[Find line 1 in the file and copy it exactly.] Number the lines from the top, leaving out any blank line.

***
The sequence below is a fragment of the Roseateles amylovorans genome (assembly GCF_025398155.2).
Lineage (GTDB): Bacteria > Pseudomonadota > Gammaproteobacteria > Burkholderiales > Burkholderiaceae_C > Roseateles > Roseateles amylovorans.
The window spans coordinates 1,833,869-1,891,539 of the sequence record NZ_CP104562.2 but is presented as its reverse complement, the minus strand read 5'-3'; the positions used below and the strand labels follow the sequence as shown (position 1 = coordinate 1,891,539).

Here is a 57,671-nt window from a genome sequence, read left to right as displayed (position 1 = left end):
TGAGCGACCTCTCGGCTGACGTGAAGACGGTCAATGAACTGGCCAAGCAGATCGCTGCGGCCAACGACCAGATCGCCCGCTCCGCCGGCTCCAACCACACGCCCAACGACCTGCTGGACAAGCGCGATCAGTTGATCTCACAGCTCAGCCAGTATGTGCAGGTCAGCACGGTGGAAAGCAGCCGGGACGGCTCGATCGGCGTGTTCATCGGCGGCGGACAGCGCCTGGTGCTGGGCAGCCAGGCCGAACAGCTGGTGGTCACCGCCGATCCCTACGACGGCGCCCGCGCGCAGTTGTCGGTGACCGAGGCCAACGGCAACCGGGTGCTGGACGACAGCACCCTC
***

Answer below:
The sequence below is a fragment of the Roseateles amylovorans genome (assembly GCF_025398155.2).